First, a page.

I’m the type of person who makes impulsive choices. Long story short — I finally stopped working in the corporate food chain (yes, I am one of those people and no longer proud of it), and I started traveling and freelancing a bit. While traveling, I met a friend and ended up in that friend’s home country a few months later (Australia). I then proceeded to fall in love with said friend and his amazing family. And now here I am, eight months later, living on my own in Sydney because I followed him here. Yes, I am the fool who moved from Manhattan to Sydney (which was the longest flight ever), only to end up a three-hour drive from my partner. He works a few hours north for work, so it’s been a struggle not having him right near by during this transition.
While I did make the choice to move here, my intention wasn’t to stay. Actually, I had no intentions for anything whatsoever because I had no idea what I wanted to do with myself or with my career. A week after being in Sydney, where I was staying in an Airbnb, I landed a job interview. It went incredibly well, and I was basically accepted until the employer asked for my visa status (which at the time was a tourist visa). That put an axe into that potential job. Sigh. I knew I had to be financially savvy and smart, especially after moving, so finding a job was essential.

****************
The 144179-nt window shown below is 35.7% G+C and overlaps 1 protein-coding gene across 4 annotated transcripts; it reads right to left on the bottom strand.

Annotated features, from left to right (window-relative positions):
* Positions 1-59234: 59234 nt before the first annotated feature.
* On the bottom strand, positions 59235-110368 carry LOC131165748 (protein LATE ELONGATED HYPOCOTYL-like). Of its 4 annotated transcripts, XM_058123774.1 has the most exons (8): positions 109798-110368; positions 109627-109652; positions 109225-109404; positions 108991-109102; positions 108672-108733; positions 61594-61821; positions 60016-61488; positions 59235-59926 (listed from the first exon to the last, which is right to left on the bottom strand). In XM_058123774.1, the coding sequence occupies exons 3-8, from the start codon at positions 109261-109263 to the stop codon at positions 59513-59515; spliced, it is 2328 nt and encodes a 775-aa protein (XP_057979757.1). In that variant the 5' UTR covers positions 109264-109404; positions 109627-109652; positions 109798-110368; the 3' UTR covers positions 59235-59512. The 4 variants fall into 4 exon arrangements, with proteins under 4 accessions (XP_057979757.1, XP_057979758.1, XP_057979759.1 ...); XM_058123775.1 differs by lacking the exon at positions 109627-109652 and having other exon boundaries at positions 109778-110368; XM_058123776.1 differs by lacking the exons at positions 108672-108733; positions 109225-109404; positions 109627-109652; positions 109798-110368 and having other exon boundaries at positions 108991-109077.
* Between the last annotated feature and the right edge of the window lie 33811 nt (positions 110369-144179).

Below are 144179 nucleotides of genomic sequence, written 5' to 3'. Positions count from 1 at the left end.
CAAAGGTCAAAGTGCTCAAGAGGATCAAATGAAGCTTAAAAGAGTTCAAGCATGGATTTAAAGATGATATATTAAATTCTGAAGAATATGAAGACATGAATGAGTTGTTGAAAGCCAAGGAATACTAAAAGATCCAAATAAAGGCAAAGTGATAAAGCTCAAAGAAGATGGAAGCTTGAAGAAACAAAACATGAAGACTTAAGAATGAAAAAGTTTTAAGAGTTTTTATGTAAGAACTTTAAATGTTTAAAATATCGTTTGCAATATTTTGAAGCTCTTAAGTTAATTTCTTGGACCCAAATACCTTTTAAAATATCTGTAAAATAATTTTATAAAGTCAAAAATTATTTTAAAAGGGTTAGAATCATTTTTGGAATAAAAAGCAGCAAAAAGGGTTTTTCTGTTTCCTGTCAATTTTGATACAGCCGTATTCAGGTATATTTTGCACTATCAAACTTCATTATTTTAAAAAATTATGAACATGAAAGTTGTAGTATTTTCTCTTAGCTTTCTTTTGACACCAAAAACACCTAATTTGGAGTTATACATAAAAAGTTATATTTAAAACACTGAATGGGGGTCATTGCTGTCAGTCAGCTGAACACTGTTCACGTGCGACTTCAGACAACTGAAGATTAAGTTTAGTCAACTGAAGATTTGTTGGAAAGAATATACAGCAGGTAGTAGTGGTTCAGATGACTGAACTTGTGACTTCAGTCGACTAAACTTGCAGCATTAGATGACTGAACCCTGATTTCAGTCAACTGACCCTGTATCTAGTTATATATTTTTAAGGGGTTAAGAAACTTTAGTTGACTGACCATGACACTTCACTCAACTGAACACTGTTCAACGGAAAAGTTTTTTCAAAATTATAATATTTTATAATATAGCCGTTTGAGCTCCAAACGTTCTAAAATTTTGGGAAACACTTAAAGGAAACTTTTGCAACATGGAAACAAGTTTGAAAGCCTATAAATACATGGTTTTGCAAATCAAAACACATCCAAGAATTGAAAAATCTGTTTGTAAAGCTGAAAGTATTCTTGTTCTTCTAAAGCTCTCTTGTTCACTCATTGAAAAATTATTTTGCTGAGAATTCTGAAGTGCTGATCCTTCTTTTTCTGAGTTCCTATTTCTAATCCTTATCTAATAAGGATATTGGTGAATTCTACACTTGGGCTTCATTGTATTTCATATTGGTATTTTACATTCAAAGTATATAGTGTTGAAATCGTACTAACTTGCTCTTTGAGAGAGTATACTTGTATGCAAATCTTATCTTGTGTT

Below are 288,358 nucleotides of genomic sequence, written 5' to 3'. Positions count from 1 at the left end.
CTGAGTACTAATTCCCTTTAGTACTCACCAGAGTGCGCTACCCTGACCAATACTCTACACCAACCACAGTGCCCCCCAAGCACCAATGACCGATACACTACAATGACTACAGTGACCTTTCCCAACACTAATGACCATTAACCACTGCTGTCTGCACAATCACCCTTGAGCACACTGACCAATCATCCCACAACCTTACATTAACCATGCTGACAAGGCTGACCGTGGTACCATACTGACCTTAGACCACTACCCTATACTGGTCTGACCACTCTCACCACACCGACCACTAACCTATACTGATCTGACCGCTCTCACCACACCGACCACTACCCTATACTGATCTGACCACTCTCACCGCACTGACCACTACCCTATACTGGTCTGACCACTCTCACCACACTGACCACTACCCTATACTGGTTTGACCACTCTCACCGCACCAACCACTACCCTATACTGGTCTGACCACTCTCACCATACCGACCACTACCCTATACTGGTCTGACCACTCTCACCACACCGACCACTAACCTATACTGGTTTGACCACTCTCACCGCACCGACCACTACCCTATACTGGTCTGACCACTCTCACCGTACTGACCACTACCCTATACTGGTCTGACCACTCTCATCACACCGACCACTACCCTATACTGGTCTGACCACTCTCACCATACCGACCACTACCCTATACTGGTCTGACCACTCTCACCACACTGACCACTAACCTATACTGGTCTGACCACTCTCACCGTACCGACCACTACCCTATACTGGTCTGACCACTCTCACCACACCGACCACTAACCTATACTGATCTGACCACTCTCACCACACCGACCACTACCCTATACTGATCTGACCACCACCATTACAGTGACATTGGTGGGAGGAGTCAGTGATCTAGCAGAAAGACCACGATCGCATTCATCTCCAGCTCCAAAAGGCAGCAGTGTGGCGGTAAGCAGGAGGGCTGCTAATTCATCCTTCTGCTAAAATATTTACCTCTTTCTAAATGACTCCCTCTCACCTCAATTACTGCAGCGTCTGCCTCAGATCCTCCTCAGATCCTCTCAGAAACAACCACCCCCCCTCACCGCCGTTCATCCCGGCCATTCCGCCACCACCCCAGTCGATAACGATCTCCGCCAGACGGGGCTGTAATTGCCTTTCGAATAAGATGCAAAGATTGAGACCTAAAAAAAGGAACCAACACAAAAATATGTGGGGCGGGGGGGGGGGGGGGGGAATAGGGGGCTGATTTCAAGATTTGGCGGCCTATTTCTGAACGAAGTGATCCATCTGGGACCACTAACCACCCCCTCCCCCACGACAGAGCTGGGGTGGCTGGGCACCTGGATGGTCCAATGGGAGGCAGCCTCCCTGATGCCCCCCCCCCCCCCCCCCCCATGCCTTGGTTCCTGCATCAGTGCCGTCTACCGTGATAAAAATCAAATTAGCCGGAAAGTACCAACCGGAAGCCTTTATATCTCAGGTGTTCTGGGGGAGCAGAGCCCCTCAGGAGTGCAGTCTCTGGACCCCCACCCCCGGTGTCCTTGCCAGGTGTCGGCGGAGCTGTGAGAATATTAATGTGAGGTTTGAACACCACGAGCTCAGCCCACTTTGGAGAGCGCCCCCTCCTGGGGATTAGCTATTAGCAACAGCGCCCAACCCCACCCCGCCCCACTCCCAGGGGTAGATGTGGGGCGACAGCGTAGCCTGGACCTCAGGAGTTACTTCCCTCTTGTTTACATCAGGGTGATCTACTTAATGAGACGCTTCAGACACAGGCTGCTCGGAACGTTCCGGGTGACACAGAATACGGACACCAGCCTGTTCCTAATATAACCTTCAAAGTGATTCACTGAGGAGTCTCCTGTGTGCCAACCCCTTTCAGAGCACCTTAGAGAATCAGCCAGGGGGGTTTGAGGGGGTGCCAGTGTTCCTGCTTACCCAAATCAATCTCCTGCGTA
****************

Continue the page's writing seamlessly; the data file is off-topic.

A few days later, I ended up accepting an au pair position. I met with my host mom and we instantly connected. I quickly fell into a routine, and while I’m not the biggest fan of kids, it was very natural for me to discipline them and become an older sister/maternal figure. The family treated me very well, but there were times where my host parents were simply too busy with work that they delegated responsibilities to me which were more than those of an au pair.
There were a few moments in those six months where I felt like a maid, but I bit my tongue because I had heard worse stories from friends and friends of friends who were also au pairs. It was lonely during the day – everyone was at work or school. The only people out and about were stay-at-home-moms and retired folks, so that was kind of rough. I spent a lot of time inside their giant house, alone, doing mindless tasks like laundry and preparing food. Some weekends I drove up to see my partner, and other weekends he would drive down. Or I would take weekend trips to other cities to distract myself.